There are around 5.5 million military caregivers in the U.S. today, and about one-fifth of them are caring for veterans who served since 9/11, according to a new report from the RAND Corporation.
In addition, caregivers for veterans who have served since 9/11 are more likely to be younger, not in a caregiving support group, be caring for someone with a mental health or behavioral health issue, or be a veteran themselves, the report showed.
"After more than a decade of war, the toll faced by the nation's caregivers who aid veterans and military members is large and can be expected to grow in the decades ahead," study researcher Terri Tanielian, a senior social research analyst at RAND, said in a statement. "Until now, the needs of this group have been poorly understood."
The report was commissioned by the Elizabeth Dole Foundation, and included survey responses from more than 1,100 military caregivers; the researchers compared these responses to other kinds of caregivers and noncaregivers. Other findings include:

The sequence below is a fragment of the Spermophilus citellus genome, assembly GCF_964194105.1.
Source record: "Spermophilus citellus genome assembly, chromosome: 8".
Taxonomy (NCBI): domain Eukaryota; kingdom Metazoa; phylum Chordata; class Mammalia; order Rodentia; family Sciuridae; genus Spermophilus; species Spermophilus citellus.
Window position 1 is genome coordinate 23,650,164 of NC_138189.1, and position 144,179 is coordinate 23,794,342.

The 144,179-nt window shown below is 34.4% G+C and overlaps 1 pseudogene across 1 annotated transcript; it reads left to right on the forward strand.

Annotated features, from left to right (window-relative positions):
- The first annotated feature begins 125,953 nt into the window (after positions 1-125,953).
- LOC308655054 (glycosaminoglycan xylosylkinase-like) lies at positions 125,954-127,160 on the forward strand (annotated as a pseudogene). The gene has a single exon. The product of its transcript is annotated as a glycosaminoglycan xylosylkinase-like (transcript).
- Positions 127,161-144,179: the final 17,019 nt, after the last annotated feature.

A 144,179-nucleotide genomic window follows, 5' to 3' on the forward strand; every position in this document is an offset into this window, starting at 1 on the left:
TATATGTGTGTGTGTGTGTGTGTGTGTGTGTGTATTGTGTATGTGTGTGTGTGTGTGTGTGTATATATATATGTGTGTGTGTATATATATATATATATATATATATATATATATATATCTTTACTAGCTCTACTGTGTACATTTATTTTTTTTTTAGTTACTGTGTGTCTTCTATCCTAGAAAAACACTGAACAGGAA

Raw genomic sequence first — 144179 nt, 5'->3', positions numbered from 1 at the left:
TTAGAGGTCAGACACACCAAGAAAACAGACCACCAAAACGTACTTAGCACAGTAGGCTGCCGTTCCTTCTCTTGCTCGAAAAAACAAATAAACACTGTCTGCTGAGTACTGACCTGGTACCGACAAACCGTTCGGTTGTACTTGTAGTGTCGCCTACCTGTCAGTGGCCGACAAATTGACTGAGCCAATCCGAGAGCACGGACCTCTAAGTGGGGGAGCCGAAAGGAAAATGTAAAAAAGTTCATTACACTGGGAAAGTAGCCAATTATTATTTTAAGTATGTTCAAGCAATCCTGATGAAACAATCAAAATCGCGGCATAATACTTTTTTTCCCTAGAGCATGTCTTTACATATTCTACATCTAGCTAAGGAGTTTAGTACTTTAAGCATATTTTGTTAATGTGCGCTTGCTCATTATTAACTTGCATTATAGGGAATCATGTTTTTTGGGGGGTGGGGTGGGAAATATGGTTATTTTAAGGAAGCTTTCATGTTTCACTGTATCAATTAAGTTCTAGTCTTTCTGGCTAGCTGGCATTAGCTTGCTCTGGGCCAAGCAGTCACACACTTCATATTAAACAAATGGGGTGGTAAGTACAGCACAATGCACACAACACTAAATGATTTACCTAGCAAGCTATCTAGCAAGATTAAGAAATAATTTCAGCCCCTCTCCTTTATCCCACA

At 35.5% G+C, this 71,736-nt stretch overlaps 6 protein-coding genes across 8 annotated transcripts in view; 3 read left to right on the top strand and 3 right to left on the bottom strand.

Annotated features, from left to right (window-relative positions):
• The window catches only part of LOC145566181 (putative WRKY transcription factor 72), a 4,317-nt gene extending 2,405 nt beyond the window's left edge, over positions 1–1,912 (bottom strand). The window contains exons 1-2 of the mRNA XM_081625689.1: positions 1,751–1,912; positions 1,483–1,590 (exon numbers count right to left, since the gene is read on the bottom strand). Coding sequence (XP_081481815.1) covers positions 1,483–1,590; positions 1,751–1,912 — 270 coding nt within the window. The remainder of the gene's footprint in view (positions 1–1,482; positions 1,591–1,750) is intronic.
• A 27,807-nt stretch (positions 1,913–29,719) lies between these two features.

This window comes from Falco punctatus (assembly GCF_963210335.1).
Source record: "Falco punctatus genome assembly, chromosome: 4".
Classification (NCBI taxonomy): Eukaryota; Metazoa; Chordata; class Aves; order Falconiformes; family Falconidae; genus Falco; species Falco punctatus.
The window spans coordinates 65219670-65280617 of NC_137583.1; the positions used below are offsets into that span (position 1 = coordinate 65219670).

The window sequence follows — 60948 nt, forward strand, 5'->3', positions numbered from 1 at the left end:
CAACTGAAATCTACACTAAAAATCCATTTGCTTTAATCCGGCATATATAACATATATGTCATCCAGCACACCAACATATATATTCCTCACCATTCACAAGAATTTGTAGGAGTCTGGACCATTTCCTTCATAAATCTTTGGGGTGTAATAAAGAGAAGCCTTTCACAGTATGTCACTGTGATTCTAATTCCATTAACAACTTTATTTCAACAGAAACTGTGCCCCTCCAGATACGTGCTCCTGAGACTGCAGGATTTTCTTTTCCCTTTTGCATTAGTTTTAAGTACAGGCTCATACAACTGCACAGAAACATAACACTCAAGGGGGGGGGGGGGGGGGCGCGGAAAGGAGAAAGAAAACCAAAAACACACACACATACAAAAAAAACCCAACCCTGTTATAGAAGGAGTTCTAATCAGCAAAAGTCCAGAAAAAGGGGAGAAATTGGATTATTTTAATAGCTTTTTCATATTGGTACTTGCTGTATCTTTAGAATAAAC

- Caregiving is essentially a full-time job. Ten percent of pre-9/11 military caregivers and 12 percent of post-9/11 military caregivers said their time commitment to caregiving added up to more than 40 hours a week.
- Military caregivers miss more work. Civilian caregivers said they missed one day of work each month, compared with post-9/11 military caregivers saying they missed 3.5 days of work each month.
- Caregivers' health is worse than that of noncaregivers. Post-9/11 military caregivers have a quadrupled risk of depression compared with a noncaregiver, the report showed.